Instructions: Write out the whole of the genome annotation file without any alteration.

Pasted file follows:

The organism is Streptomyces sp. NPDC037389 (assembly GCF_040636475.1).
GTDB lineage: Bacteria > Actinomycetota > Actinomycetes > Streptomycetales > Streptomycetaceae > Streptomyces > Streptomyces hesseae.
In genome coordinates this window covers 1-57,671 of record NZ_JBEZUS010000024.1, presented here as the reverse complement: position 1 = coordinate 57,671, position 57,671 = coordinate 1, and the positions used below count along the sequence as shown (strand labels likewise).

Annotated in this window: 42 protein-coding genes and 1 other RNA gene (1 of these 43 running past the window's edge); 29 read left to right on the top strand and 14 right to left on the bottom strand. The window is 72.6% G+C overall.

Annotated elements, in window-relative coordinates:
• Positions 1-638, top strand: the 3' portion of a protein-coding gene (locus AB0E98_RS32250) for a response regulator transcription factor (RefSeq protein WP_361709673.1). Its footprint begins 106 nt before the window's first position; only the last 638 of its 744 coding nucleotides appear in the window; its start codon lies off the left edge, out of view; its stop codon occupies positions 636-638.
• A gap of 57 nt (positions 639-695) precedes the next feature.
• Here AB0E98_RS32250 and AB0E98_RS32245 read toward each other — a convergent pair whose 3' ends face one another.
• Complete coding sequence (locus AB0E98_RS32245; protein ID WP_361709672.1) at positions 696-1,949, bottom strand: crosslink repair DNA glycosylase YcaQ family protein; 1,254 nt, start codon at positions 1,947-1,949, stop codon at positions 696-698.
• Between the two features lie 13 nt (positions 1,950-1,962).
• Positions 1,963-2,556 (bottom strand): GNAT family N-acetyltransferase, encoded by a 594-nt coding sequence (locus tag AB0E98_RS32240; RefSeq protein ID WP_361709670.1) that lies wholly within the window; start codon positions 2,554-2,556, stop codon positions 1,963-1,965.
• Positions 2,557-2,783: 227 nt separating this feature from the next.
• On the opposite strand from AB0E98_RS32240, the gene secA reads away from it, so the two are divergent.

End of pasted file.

The organism is Streptomyces sp. NPDC037389 (assembly GCF_040636475.1).
GTDB lineage: Bacteria > Actinomycetota > Actinomycetes > Streptomycetales > Streptomycetaceae > Streptomyces > Streptomyces hesseae.
In genome coordinates this window covers 1-57,671 of record NZ_JBEZUS010000024.1, presented here as the reverse complement: position 1 = coordinate 57,671, position 57,671 = coordinate 1, and the positions used below count along the sequence as shown (strand labels likewise).

Annotated in this window: 42 protein-coding genes and 1 other RNA gene (1 of these 43 running past the window's edge); 29 read left to right on the top strand and 14 right to left on the bottom strand. The window is 72.6% G+C overall.

Annotated elements, in window-relative coordinates:
• Positions 1-638, top strand: the 3' portion of a protein-coding gene (locus AB0E98_RS32250) for a response regulator transcription factor (RefSeq protein WP_361709673.1). Its footprint begins 106 nt before the window's first position; only the last 638 of its 744 coding nucleotides appear in the window; its start codon lies off the left edge, out of view; its stop codon occupies positions 636-638.
• A gap of 57 nt (positions 639-695) precedes the next feature.
• Here AB0E98_RS32250 and AB0E98_RS32245 read toward each other — a convergent pair whose 3' ends face one another.
• Complete coding sequence (locus AB0E98_RS32245; protein ID WP_361709672.1) at positions 696-1,949, bottom strand: crosslink repair DNA glycosylase YcaQ family protein; 1,254 nt, start codon at positions 1,947-1,949, stop codon at positions 696-698.
• Between the two features lie 13 nt (positions 1,950-1,962).
• Positions 1,963-2,556 (bottom strand): GNAT family N-acetyltransferase, encoded by a 594-nt coding sequence (locus tag AB0E98_RS32240; RefSeq protein ID WP_361709670.1) that lies wholly within the window; start codon positions 2,554-2,556, stop codon positions 1,963-1,965.
• Positions 2,557-2,783: 227 nt separating this feature from the next.
• On the opposite strand from AB0E98_RS32240, the gene secA reads away from it, so the two are divergent.